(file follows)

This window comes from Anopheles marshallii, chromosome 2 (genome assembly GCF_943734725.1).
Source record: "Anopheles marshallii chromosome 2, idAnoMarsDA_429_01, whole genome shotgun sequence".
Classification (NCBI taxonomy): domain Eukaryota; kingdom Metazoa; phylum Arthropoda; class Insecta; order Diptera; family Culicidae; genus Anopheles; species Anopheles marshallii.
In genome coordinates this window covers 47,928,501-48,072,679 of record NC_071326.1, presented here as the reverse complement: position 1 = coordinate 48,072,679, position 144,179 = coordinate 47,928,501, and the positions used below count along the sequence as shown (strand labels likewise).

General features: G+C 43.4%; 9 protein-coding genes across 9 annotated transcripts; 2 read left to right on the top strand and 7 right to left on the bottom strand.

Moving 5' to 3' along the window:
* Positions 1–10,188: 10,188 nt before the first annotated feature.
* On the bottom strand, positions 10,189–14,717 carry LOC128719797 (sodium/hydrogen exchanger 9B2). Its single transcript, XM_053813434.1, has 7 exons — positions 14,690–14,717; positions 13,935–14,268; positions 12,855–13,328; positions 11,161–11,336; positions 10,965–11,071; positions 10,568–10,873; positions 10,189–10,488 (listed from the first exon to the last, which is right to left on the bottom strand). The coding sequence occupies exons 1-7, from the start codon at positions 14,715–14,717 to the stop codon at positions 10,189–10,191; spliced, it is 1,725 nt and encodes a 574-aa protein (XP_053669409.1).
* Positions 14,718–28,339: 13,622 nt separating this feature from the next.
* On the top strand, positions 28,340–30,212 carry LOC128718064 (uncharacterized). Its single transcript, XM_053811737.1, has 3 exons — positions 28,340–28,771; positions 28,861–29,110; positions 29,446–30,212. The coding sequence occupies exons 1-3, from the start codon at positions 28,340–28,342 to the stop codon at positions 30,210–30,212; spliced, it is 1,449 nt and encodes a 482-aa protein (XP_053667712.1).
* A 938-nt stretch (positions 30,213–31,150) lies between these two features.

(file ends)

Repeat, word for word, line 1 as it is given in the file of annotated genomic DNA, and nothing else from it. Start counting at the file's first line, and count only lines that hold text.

This window comes from Anopheles marshallii, chromosome 2 (genome assembly GCF_943734725.1).